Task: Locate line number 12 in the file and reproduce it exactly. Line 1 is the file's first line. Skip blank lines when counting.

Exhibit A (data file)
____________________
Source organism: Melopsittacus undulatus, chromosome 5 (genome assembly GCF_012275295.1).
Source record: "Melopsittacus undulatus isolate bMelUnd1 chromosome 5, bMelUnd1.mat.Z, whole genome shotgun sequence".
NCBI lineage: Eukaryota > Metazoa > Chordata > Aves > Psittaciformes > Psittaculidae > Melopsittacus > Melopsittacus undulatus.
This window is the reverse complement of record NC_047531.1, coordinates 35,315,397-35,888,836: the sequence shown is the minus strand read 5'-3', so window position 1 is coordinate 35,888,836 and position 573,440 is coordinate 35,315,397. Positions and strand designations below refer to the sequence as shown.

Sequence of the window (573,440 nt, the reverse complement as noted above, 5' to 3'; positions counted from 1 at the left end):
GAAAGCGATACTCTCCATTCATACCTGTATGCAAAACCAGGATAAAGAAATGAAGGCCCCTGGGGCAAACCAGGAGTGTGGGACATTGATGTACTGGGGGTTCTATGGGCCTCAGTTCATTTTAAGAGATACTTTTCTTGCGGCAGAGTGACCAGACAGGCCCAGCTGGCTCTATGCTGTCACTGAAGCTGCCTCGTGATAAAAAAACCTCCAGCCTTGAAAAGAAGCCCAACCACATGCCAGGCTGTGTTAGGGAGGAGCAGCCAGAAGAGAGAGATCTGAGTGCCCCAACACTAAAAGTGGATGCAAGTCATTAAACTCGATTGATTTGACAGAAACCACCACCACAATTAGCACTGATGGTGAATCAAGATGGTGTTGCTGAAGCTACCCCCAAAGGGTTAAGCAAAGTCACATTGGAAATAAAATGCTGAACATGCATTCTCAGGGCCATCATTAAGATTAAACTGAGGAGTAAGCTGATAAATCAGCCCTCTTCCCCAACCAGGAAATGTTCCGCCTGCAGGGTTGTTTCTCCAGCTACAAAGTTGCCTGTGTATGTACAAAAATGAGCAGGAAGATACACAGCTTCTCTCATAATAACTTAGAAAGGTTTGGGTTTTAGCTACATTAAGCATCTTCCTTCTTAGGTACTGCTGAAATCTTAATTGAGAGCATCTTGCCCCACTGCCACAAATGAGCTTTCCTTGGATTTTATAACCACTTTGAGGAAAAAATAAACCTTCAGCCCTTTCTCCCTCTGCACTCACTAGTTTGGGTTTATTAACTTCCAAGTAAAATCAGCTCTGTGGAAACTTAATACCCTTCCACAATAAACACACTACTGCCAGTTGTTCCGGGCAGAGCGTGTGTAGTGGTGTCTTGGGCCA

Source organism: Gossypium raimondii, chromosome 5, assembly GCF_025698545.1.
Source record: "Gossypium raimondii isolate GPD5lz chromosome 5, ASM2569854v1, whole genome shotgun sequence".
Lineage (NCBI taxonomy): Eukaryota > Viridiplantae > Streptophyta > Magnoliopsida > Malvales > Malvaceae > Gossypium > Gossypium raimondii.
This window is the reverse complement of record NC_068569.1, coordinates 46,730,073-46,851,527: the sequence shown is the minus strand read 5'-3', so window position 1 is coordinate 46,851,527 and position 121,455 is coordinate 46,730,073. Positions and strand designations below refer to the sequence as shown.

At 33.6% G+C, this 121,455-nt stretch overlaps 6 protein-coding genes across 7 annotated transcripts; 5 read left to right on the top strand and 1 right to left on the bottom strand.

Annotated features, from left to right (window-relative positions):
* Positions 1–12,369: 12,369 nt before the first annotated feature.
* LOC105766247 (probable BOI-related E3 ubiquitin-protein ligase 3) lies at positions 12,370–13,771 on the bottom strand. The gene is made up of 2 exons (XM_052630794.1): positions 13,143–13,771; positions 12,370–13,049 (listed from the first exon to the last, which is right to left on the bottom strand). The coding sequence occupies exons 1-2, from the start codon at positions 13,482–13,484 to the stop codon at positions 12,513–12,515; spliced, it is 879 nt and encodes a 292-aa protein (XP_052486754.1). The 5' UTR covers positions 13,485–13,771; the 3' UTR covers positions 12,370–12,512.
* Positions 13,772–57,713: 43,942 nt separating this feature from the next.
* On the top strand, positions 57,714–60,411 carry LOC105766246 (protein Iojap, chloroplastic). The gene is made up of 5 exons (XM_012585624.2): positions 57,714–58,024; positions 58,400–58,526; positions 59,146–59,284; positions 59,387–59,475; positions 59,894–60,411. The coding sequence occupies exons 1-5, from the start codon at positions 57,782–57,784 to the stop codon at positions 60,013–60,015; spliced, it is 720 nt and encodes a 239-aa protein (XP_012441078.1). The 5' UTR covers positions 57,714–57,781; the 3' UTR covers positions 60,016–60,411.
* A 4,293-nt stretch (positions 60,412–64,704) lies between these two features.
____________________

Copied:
Annotated features, from left to right (window-relative positions):